Fiscal Cliff Highlights

Payroll taxes increased for wage earners

There’s no tax relief for anybody in the fiscal cliff tax deal. For wage earners, your Social Security (FICA) tax withholdings will be deducted at 6.2 percent for the first $113,700 of earnings. This is a 2 percent increase from the 4.2 percent deduction that has been the withholding rate for the past two years. Unlike some of the other changes that won’t be felt until the 2013 tax season, this change will have an immediate impact on your next paycheck.

Income taxes increased only for the wealthy

Income tax rates will remain the same for individuals with annual income of less than $400,000, or $450,000 for those filing married joint returns. The income tax rate for those wealthy taxpayers will increase from 35 percent to 39.6 percent.

Investment taxes increased only for the wealthy

Capital gains and dividend tax rates will remain the same for those individuals earning less than $400,000, or $450,000 for married joint filers. The capital gains and dividend tax rates for the wealthy will increase from 15 percent to 20 percent.

Income tax deductions and exemptions limited for the wealthy

Individuals with annual income of at least $250,000, and those married filing jointly earning at least $300,000, will be limited on the personal exemptions and itemized deductions they can claim. Taxpayers with incomes above $422,500 will not qualify for a personal exemption. This is a throw-back to the limits on deductions and credits for the wealthy that were in force prior to the Bush era tax cuts, and that were eliminated in 2010.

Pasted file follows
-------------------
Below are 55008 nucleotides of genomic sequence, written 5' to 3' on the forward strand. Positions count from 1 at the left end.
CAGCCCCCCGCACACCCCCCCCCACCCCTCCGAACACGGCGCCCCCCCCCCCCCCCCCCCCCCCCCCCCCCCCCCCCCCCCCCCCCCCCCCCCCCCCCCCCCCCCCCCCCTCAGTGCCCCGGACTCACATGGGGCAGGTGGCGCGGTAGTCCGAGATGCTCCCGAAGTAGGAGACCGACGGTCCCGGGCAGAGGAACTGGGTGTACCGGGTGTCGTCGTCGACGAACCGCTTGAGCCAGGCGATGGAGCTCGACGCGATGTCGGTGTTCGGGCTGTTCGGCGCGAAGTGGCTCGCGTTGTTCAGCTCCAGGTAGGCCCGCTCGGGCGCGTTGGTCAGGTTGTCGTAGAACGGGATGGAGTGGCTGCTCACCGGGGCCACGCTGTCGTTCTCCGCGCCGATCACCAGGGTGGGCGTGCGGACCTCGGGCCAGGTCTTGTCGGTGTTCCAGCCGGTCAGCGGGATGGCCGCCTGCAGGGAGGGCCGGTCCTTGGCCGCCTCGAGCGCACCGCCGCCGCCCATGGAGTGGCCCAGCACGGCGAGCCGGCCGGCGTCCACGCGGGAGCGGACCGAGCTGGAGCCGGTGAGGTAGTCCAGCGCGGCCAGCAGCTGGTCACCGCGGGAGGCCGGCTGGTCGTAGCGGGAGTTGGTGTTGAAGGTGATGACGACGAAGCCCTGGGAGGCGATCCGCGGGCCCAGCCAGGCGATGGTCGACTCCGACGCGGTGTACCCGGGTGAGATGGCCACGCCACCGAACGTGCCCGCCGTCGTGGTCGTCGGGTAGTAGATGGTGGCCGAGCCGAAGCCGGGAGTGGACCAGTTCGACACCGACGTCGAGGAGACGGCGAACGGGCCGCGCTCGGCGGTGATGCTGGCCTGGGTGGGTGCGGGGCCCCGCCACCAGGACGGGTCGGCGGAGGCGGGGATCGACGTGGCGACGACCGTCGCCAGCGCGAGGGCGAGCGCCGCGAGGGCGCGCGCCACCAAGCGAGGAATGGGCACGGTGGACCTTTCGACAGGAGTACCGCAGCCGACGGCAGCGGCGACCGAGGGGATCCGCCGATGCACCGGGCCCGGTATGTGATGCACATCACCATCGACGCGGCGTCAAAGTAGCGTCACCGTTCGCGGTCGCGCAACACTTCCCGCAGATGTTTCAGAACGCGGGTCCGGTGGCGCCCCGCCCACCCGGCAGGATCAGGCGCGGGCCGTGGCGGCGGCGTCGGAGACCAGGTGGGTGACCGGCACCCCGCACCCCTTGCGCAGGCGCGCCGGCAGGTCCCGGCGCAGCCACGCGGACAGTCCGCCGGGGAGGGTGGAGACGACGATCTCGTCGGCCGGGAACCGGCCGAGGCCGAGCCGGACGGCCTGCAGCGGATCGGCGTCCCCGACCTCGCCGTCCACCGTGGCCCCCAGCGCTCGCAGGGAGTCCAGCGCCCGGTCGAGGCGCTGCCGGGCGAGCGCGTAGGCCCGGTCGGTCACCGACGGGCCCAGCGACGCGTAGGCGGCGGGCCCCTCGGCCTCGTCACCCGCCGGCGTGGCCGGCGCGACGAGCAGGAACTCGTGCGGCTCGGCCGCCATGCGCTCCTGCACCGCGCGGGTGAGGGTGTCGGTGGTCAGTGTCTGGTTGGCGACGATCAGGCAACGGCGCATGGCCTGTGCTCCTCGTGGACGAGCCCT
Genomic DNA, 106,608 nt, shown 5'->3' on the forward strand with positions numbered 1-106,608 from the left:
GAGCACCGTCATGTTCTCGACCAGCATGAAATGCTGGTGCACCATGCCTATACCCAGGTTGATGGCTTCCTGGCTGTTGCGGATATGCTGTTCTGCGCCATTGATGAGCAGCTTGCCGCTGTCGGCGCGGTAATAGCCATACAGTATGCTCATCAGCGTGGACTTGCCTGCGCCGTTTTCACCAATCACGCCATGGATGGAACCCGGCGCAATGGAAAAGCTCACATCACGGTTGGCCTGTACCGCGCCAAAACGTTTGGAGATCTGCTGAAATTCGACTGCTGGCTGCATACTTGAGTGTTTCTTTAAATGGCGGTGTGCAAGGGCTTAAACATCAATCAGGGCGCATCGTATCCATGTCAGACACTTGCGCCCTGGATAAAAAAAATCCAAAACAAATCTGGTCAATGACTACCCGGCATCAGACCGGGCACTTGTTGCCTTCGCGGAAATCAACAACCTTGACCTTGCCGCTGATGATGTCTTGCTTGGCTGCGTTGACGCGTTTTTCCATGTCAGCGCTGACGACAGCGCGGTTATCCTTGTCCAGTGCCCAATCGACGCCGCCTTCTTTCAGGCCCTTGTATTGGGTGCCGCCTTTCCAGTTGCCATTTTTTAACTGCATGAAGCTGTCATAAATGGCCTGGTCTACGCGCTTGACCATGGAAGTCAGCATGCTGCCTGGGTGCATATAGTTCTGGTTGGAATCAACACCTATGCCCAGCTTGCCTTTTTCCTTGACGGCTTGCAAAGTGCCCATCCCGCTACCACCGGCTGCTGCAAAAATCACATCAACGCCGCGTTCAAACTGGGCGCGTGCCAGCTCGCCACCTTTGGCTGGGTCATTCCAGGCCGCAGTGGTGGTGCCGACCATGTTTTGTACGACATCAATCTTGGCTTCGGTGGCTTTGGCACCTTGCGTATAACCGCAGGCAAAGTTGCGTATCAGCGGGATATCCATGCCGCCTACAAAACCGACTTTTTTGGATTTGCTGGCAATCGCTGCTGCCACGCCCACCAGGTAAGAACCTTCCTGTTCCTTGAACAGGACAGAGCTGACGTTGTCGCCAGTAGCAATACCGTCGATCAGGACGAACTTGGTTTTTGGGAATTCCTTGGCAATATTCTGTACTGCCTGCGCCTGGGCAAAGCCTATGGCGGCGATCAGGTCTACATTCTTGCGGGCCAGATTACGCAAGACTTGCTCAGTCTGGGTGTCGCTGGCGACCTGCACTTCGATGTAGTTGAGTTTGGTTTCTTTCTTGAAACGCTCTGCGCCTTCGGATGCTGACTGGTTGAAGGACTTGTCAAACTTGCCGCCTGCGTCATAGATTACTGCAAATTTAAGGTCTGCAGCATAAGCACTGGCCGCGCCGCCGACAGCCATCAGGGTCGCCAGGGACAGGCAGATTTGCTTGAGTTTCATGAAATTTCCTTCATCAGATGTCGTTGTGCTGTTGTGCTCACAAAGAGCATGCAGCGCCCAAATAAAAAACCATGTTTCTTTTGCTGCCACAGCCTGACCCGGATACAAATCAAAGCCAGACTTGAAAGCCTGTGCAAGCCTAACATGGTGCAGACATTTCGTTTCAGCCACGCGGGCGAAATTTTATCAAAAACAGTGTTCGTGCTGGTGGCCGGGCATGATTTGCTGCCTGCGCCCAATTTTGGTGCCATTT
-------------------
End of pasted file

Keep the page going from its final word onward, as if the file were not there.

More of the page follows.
Important tax credits extended

Tax credits created by American Recovery and Reinvestment Act of 2009 are extended for five years. These include the Earned Income Tax Credit, Child Tax Credit, and the American Opportunity Tax Credit.

Debt Forgiveness Extended

Homeowners that weren’t able to complete their debt negotiations or procedures before December 31, 2012, were granted a reprieve. Forgiven mortgage debt will continue to not be treated as taxable income for an additional year.

End of Year Tax Tips – Part 2

If you itemize your medical deductions, your qualified medical expenses in tax year 2012 are more valuable and deductible than those incurred in tax year 2013. Medical deductions will be more difficult to claim as itemized medical deductions in tax year 2013.

Specifically, for medical expenses to be claimed for tax year 2012, your qualified medical expenses must exceed 7.5% of your adjusted gross income before they can be claimed as an itemized deduction. In tax year 2013, your qualified medical expenses must be more than 10% of your adjusted gross income. Therefore, accelerating your out of pocket qualified medical expenses before December 31, 2012, may ensure that you meet the criteria for this year’s itemized deduction that you may otherwise be ineligible for in tax year 2013.

You want all the deductions you can get because that translates in to lower taxes and helps you to avoid tax problems.  If you’ve done all you can to minimize your tax bill and you still can’t pay it, call Montgomery & Wetenkamp at (800) 454-7043 to get help from an experienced tax attorney.

Special Tax Benefits for Military Families

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In the good ol’ United States of America, we love our servicemen and women and we try to treat them right.  One way we honor them is by making sure that the Tax Code is chock-full of tax benefits especially for the military.  And it’s not just fluff; these are good, practical benefits that are routinely acknowledged by the IRS.

Here are some popular tax benefits available to active members of the US Armed Forces:

  1. Some unreimbursed moving expenses are deductible in connection with a permanent change of station